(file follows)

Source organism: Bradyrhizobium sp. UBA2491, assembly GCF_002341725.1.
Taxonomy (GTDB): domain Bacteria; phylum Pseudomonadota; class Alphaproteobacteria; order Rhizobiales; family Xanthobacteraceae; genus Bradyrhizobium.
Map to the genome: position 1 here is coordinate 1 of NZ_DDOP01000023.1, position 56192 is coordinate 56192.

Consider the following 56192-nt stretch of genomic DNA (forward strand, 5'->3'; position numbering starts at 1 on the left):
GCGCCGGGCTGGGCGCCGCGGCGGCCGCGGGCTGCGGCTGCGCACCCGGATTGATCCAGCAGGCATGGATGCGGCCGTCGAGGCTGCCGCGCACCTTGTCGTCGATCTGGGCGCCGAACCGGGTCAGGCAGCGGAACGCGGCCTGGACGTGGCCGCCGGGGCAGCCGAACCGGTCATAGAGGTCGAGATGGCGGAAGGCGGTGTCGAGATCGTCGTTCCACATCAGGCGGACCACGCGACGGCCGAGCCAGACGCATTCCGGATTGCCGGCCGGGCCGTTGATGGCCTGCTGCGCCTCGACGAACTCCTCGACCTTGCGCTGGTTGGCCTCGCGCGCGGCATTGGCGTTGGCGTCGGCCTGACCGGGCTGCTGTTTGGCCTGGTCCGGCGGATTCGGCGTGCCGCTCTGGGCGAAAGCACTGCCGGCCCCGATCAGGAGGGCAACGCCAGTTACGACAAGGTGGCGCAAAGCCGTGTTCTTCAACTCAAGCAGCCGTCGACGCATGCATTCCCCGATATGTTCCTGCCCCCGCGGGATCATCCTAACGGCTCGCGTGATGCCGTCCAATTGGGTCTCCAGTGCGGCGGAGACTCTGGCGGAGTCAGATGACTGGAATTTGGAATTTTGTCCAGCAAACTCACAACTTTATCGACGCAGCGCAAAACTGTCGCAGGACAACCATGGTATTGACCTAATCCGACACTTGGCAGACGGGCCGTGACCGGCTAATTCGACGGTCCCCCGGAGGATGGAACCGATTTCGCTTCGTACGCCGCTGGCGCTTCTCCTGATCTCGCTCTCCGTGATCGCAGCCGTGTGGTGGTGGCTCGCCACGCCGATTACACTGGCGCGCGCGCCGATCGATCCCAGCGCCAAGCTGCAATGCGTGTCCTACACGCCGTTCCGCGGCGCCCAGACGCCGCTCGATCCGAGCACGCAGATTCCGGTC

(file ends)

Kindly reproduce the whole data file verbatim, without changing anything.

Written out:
Source organism: Bradyrhizobium sp. UBA2491, assembly GCF_002341725.1.
Taxonomy (GTDB): domain Bacteria; phylum Pseudomonadota; class Alphaproteobacteria; order Rhizobiales; family Xanthobacteraceae; genus Bradyrhizobium.
Map to the genome: position 1 here is coordinate 1 of NZ_DDOP01000023.1, position 56192 is coordinate 56192.

Consider the following 56192-nt stretch of genomic DNA (forward strand, 5'->3'; position numbering starts at 1 on the left):
GCGCCGGGCTGGGCGCCGCGGCGGCCGCGGGCTGCGGCTGCGCACCCGGATTGATCCAGCAGGCATGGATGCGGCCGTCGAGGCTGCCGCGCACCTTGTCGTCGATCTGGGCGCCGAACCGGGTCAGGCAGCGGAACGCGGCCTGGACGTGGCCGCCGGGGCAGCCGAACCGGTCATAGAGGTCGAGATGGCGGAAGGCGGTGTCGAGATCGTCGTTCCACATCAGGCGGACCACGCGACGGCCGAGCCAGACGCATTCCGGATTGCCGGCCGGGCCGTTGATGGCCTGCTGCGCCTCGACGAACTCCTCGACCTTGCGCTGGTTGGCCTCGCGCGCGGCATTGGCGTTGGCGTCGGCCTGACCGGGCTGCTGTTTGGCCTGGTCCGGCGGATTCGGCGTGCCGCTCTGGGCGAAAGCACTGCCGGCCCCGATCAGGAGGGCAACGCCAGTTACGACAAGGTGGCGCAAAGCCGTGTTCTTCAACTCAAGCAGCCGTCGACGCATGCATTCCCCGATATGTTCCTGCCCCCGCGGGATCATCCTAACGGCTCGCGTGATGCCGTCCAATTGGGTCTCCAGTGCGGCGGAGACTCTGGCGGAGTCAGATGACTGGAATTTGGAATTTTGTCCAGCAAACTCACAACTTTATCGACGCAGCGCAAAACTGTCGCAGGACAACCATGGTATTGACCTAATCCGACACTTGGCAGACGGGCCGTGACCGGCTAATTCGACGGTCCCCCGGAGGATGGAACCGATTTCGCTTCGTACGCCGCTGGCGCTTCTCCTGATCTCGCTCTCCGTGATCGCAGCCGTGTGGTGGTGGCTCGCCACGCCGATTACACTGGCGCGCGCGCCGATCGATCCCAGCGCCAAGCTGCAATGCGTGTCCTACACGCCGTTCCGCGGCGCCCAGACGCCGCTCGATCCGAGCACGCAGATTCCGGTC